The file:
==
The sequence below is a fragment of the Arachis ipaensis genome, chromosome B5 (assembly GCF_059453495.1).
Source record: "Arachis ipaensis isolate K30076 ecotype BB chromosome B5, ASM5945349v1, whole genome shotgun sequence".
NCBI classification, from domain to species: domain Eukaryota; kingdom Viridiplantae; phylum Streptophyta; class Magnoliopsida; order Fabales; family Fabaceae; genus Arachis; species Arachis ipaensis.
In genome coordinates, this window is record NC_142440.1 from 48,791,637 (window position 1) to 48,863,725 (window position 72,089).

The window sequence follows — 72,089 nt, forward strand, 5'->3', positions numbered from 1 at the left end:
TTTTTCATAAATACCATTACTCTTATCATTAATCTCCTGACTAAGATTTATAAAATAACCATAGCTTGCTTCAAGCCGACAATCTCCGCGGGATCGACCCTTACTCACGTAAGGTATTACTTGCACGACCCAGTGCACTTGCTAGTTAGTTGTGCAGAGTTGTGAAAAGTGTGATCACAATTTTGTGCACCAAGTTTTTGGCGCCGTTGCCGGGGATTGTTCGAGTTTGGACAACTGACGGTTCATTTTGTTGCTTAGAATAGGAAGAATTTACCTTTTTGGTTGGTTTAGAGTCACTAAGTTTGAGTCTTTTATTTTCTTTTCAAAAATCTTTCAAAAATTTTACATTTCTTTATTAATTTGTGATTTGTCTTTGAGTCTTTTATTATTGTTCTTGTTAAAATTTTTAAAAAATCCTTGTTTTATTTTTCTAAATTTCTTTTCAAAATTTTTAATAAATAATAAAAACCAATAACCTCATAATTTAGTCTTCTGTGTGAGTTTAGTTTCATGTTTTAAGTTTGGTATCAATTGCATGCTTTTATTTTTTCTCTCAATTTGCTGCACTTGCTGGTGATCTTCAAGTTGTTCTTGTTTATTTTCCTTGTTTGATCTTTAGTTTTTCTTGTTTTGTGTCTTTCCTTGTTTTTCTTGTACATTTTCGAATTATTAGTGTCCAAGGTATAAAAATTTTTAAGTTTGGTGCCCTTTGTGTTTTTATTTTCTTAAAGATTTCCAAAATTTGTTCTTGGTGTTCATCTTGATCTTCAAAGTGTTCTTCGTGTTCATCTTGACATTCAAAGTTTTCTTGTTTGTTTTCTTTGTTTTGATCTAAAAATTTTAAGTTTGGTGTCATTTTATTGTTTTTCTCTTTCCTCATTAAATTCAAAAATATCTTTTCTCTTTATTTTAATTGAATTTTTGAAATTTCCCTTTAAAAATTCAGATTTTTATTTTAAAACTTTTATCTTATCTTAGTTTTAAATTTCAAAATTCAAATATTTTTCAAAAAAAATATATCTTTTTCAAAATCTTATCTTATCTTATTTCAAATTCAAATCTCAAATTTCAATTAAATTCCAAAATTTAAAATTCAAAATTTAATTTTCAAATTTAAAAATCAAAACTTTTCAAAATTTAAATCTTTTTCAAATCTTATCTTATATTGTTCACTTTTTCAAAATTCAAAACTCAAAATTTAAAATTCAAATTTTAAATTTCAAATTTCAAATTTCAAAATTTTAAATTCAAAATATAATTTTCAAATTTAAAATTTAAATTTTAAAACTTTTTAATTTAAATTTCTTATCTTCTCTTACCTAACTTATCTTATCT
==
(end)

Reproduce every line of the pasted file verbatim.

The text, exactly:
The sequence below is a fragment of the Arachis ipaensis genome, chromosome B5 (assembly GCF_059453495.1).
Source record: "Arachis ipaensis isolate K30076 ecotype BB chromosome B5, ASM5945349v1, whole genome shotgun sequence".
NCBI classification, from domain to species: domain Eukaryota; kingdom Viridiplantae; phylum Streptophyta; class Magnoliopsida; order Fabales; family Fabaceae; genus Arachis; species Arachis ipaensis.
In genome coordinates, this window is record NC_142440.1 from 48,791,637 (window position 1) to 48,863,725 (window position 72,089).

The window sequence follows — 72,089 nt, forward strand, 5'->3', positions numbered from 1 at the left end:
TTTTTCATAAATACCATTACTCTTATCATTAATCTCCTGACTAAGATTTATAAAATAACCATAGCTTGCTTCAAGCCGACAATCTCCGCGGGATCGACCCTTACTCACGTAAGGTATTACTTGCACGACCCAGTGCACTTGCTAGTTAGTTGTGCAGAGTTGTGAAAAGTGTGATCACAATTTTGTGCACCAAGTTTTTGGCGCCGTTGCCGGGGATTGTTCGAGTTTGGACAACTGACGGTTCATTTTGTTGCTTAGAATAGGAAGAATTTACCTTTTTGGTTGGTTTAGAGTCACTAAGTTTGAGTCTTTTATTTTCTTTTCAAAAATCTTTCAAAAATTTTACATTTCTTTATTAATTTGTGATTTGTCTTTGAGTCTTTTATTATTGTTCTTGTTAAAATTTTTAAAAAATCCTTGTTTTATTTTTCTAAATTTCTTTTCAAAATTTTTAATAAATAATAAAAACCAATAACCTCATAATTTAGTCTTCTGTGTGAGTTTAGTTTCATGTTTTAAGTTTGGTATCAATTGCATGCTTTTATTTTTTCTCTCAATTTGCTGCACTTGCTGGTGATCTTCAAGTTGTTCTTGTTTATTTTCCTTGTTTGATCTTTAGTTTTTCTTGTTTTGTGTCTTTCCTTGTTTTTCTTGTACATTTTCGAATTATTAGTGTCCAAGGTATAAAAATTTTTAAGTTTGGTGCCCTTTGTGTTTTTATTTTCTTAAAGATTTCCAAAATTTGTTCTTGGTGTTCATCTTGATCTTCAAAGTGTTCTTCGTGTTCATCTTGACATTCAAAGTTTTCTTGTTTGTTTTCTTTGTTTTGATCTAAAAATTTTAAGTTTGGTGTCATTTTATTGTTTTTCTCTTTCCTCATTAAATTCAAAAATATCTTTTCTCTTTATTTTAATTGAATTTTTGAAATTTCCCTTTAAAAATTCAGATTTTTATTTTAAAACTTTTATCTTATCTTAGTTTTAAATTTCAAAATTCAAATATTTTTCAAAAAAAATATATCTTTTTCAAAATCTTATCTTATCTTATTTCAAATTCAAATCTCAAATTTCAATTAAATTCCAAAATTTAAAATTCAAAATTTAATTTTCAAATTTAAAAATCAAAACTTTTCAAAATTTAAATCTTTTTCAAATCTTATCTTATATTGTTCACTTTTTCAAAATTCAAAACTCAAAATTTAAAATTCAAATTTTAAATTTCAAATTTCAAATTTCAAAATTTTAAATTCAAAATATAATTTTCAAATTTAAAATTTAAATTTTAAAACTTTTTAATTTAAATTTCTTATCTTCTCTTACCTAACTTATCTTATCT